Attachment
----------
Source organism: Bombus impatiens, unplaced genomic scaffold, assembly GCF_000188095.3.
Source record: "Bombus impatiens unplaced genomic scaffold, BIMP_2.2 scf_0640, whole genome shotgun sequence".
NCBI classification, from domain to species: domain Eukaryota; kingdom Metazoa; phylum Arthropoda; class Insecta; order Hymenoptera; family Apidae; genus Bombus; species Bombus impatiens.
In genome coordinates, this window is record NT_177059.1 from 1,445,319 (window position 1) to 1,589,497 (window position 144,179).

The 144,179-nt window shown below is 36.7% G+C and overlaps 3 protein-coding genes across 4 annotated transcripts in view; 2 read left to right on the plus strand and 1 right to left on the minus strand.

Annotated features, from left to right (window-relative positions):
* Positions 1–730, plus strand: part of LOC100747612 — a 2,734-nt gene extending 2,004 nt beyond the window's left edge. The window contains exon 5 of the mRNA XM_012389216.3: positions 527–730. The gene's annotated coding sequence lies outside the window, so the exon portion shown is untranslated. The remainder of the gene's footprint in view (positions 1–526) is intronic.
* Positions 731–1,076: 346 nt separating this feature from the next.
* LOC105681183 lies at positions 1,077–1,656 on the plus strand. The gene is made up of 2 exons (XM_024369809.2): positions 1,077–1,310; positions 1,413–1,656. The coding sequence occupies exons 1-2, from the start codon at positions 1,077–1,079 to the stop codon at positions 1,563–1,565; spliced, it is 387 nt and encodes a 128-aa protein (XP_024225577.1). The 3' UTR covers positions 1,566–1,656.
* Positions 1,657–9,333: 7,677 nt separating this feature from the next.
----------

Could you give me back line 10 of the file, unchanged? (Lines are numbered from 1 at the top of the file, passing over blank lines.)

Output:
* Positions 1,657–9,333: 7,677 nt separating this feature from the next.